At the input stage, the data to be transmitted over the network 12 is input into the data modulator 18. This modulator 18 is essentially a voice synthesiser. The input bit stream is converted by means of an appropriate synthetic voice production model, as will be described below, into a speech-like waveform. This waveform bears no resemblance to the input data (one being a binary data stream, the output being a PCM-encoded waveform) . There is however an important relationship between the two, namely that the output waveform can be uniquely generated by a set of parameters corresponding to a portion of the input bit stream. This process is carried out on a discrete frame-by-frame basis, with a predetermined number of bits resulting in the formation of an output waveform of fixed duration.

These parameters and their corresponding waveforms have two important properties. First, notwithstanding the distortion processes introduced by the network, on receiving a given waveform, the demodulator 28 correctly identifies the original descriptive parameters corresponding to the input data. This is because the parameters selected represent the most perceptually important characteristics of a human speech signal. It is these characteristics which are maintained by all voice telephony systems, since, if they are modified there will be significant distortion of the resulting speech, degrading its intelligibility and subjective quality. The second important property of the selected waveform-parameters is that there should be a large distance between them. This means that each of the selected waveforms should bear as little resemblance as possible to each of the other waveforms in the valid set. The modulator 18 generates an output bit rate that is considerably lower than that of the lowest-rate speech compression system in the transmission link. This allows for a certain amount of redundancy to counteract the distortion introduced in the transmission network.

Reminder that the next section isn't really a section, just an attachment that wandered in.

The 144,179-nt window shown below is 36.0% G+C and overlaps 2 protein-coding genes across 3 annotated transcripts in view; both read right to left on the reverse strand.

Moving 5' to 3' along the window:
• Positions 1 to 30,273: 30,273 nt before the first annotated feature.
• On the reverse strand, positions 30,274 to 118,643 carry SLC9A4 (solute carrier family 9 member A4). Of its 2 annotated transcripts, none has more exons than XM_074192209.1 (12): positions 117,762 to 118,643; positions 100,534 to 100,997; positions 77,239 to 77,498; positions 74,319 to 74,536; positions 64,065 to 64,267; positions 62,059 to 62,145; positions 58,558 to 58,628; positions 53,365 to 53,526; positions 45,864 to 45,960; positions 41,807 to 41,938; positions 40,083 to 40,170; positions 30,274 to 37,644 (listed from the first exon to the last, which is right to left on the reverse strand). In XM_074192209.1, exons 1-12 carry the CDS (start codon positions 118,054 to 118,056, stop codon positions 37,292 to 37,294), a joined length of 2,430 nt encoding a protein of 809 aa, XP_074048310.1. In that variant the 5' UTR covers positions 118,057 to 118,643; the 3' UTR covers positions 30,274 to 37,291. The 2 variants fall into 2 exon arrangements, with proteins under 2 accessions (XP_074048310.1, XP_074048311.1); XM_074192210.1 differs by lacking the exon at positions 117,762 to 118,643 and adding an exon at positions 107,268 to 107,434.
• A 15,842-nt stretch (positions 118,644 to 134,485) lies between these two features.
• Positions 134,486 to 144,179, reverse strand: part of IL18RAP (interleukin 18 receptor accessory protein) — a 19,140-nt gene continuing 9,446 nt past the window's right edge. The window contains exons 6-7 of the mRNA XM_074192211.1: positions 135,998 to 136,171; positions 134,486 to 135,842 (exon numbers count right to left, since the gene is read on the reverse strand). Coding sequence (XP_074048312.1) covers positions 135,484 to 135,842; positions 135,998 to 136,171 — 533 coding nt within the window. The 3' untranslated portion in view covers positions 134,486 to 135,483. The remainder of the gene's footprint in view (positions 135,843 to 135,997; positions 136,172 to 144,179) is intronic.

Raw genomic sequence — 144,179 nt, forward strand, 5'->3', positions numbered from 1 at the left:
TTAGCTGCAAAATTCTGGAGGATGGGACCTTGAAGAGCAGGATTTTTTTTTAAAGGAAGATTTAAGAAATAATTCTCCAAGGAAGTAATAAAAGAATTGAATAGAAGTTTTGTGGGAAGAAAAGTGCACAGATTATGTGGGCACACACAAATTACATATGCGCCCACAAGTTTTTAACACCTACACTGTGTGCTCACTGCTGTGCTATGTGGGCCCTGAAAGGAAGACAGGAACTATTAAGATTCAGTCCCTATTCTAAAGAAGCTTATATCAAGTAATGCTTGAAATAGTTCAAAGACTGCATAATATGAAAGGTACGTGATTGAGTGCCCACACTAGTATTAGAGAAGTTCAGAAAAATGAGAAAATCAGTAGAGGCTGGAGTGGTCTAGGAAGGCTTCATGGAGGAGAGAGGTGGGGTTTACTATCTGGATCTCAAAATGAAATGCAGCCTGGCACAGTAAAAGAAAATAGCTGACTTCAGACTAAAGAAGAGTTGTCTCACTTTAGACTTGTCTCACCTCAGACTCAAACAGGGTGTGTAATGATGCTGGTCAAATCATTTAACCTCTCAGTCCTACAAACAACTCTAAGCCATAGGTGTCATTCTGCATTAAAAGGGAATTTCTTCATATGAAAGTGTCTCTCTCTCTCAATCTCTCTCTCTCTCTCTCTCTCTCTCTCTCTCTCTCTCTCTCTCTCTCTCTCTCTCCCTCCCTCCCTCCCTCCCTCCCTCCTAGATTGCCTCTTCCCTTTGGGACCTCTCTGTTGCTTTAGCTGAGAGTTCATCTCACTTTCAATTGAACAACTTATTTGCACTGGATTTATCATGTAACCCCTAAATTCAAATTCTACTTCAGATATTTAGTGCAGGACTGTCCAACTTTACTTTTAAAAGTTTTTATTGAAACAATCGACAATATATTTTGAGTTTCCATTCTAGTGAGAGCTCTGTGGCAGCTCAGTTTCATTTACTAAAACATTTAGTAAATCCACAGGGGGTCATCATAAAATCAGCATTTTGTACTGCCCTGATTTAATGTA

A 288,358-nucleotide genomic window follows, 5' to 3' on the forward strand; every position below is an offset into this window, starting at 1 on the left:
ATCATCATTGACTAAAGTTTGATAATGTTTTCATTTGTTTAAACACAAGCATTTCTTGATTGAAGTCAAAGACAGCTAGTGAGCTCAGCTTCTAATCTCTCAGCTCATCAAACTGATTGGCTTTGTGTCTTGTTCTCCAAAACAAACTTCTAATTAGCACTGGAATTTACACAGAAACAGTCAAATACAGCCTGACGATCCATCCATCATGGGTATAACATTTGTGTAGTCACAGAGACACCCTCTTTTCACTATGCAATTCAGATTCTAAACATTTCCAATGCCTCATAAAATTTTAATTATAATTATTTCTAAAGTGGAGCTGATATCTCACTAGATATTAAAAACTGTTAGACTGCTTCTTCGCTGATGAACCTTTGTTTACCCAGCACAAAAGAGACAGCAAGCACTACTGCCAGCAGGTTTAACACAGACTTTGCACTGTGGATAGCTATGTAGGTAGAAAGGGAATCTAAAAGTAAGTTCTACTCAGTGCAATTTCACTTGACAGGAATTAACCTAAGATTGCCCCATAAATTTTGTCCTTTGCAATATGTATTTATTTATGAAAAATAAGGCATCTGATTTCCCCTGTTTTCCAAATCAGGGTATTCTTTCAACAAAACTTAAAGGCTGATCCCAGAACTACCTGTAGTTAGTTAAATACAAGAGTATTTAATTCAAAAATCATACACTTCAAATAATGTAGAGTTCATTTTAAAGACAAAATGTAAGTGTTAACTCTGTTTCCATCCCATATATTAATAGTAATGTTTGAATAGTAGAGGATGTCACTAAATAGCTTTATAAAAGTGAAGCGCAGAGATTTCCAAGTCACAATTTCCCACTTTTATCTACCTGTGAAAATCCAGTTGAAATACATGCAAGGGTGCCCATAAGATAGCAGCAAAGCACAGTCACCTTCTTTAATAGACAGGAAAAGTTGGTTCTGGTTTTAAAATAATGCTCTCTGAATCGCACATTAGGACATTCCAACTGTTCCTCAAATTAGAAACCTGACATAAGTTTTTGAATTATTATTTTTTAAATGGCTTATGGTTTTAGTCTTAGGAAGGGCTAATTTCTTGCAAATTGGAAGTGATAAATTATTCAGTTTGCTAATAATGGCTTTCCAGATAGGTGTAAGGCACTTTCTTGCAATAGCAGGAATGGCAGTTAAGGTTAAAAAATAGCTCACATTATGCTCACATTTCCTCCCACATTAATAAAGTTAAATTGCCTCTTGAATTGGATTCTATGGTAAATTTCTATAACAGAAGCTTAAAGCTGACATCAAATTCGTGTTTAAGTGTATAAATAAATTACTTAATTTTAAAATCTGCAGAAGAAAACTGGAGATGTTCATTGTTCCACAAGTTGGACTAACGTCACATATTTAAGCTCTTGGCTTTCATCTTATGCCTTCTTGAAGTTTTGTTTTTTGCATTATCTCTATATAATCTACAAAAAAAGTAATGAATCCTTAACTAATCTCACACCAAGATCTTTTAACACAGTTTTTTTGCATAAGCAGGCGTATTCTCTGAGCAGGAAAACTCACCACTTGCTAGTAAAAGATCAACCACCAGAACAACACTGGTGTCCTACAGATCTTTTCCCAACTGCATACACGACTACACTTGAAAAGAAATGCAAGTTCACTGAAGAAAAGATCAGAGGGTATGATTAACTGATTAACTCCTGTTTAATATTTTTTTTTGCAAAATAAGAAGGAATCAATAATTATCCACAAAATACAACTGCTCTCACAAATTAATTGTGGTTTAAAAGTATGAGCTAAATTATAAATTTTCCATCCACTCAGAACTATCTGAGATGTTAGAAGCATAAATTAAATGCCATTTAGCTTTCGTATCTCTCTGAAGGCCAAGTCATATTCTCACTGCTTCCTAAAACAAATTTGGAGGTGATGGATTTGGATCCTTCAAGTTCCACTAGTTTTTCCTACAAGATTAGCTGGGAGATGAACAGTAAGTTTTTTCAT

Current GSM mobile networks employ speech coders such as EFR (Enhanced Full Rate) and AMR (Adaptive MultiRate) , which compress speech from 64 kbit/s down to 12.2 kb/s or below, depending on the operating mode of the speech coder. Only a fraction of this throughput can be efficiently used by the system to transmit user data, typically 1 to 2 kb/s. This embodiment operates at a rate of 1 kb/s.